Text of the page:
Joshua Dilk

Many incredible people have passed through the VACorps internship program since we first started hosting interns in 2006. “Oh the places you’ll go” is a series where our alumni share updates about their careers and life accomplishments. In this latest post, Joshua Dilk (’09) checks in from Washington, DC, where he currently works at the US Securities & Exchange Commission. During his human rights law internship at the South African Human Rights Commission, Josh (a.k.a. JDilk) met his future wife, Diane, a fellow human rights law intern. They now have a lovely son named Aaron who keeps them on their toes and will be joining the VACorps internship program in 2032. Connect with Josh via LinkedIn HERE.


Please give us a summary of your career to date. What have been doing and where do you see yourself heading? 

After leaving Cape Town and the VACorps after a 6-month internship, my now wife and I travelled the globe for a few months after which I worked at a global law firm in New York for nearly 5 years. During that time period, I worked at that firm’s office in Istanbul, Turkey for 18 months. Following that, I took a new position at the US Securities & Exchange Commission. Given my family’s love of travel and living abroad, I expect that I will rejoin the private sector at some point in the future, hopefully overseas. 

What were the highlights of your internship experience in Cape Town?

My internship at the South African Human Rights Commission was a wonderful education in ground-level human rights work. I inspected a mental health facility, gathered information at a refugee center in De Doorns, and was able to draft reports that were sent to the South African Parliament.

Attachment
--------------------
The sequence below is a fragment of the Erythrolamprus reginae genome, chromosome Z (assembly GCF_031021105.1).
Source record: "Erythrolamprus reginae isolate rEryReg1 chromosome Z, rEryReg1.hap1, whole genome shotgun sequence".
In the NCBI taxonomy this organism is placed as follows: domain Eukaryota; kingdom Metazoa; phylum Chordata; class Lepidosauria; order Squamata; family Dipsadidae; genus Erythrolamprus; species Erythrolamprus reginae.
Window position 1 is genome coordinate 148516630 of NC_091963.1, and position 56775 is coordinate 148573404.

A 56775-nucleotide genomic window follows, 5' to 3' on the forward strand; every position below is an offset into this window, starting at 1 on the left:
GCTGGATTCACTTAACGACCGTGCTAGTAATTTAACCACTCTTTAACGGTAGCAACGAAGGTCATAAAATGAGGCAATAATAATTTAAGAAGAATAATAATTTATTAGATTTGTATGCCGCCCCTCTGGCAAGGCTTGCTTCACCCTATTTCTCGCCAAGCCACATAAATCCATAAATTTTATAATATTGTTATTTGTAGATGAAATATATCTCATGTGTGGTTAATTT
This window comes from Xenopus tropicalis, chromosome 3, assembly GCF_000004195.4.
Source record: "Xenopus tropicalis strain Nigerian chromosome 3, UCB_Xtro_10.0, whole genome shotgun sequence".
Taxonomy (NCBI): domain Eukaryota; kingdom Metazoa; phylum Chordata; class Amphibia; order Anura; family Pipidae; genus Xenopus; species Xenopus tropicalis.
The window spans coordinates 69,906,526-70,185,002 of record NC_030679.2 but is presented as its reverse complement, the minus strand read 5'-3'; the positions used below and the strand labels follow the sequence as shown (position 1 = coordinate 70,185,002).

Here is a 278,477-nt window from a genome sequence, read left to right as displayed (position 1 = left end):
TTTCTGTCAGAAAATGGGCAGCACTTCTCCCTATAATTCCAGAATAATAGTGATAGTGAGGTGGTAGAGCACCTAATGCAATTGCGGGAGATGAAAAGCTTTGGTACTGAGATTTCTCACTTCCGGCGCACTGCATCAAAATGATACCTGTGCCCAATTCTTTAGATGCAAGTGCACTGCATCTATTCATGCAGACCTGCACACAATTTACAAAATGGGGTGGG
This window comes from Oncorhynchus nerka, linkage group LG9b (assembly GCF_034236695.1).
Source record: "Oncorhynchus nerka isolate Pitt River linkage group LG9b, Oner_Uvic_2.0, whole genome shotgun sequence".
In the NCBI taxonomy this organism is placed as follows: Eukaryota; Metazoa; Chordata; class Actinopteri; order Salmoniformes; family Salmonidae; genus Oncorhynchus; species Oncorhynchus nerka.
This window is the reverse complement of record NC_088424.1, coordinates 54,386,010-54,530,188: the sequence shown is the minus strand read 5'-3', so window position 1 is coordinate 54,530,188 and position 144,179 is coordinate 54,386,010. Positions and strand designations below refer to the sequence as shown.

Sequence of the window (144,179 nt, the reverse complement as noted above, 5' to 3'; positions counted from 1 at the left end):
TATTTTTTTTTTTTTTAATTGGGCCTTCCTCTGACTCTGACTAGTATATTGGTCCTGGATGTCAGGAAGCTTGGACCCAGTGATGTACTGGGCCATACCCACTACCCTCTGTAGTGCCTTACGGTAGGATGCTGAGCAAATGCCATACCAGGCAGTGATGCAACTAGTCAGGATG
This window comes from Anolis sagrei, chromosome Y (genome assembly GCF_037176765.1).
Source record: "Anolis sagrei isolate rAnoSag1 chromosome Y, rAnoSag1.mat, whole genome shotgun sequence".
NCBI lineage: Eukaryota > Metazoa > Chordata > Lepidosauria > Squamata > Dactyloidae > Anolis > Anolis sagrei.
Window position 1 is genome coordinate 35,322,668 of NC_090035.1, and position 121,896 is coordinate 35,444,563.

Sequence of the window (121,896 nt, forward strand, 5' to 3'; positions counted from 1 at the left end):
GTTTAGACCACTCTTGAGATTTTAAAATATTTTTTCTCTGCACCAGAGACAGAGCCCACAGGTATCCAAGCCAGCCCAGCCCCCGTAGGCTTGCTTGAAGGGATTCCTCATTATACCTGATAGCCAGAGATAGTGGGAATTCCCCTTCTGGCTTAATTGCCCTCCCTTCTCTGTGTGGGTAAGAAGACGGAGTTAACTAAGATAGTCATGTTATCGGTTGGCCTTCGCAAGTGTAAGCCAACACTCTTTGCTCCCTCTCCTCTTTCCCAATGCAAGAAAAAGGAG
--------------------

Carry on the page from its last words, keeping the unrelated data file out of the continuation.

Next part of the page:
Can you share an example of how your internship experience aided you with your career?  

My internship left a lasting impression on me that made me more empathetic and able to think issues through from different perspectives. While I practiced M&A at the law firm, and practice securities law at the SEC, my internship informed the nature and type of pro bono work I carry out. While at the law firm, I collaboratively researched and wrote reports that were sent to the United Nations. I also volunteer with the Jessup Moot Court Competition—the world’s largest moot court competition focused on international and human rights issues. 

What’s the single most important piece of advice you’d like to give to future VAC interns and/or those considering participation in the program?

Take chances.

Any predictions for what we can expect from you in 10 year’s time? 

Only that you’ll see my wife, toddler, and me back in Cape Town, and South Africa in general, again and again.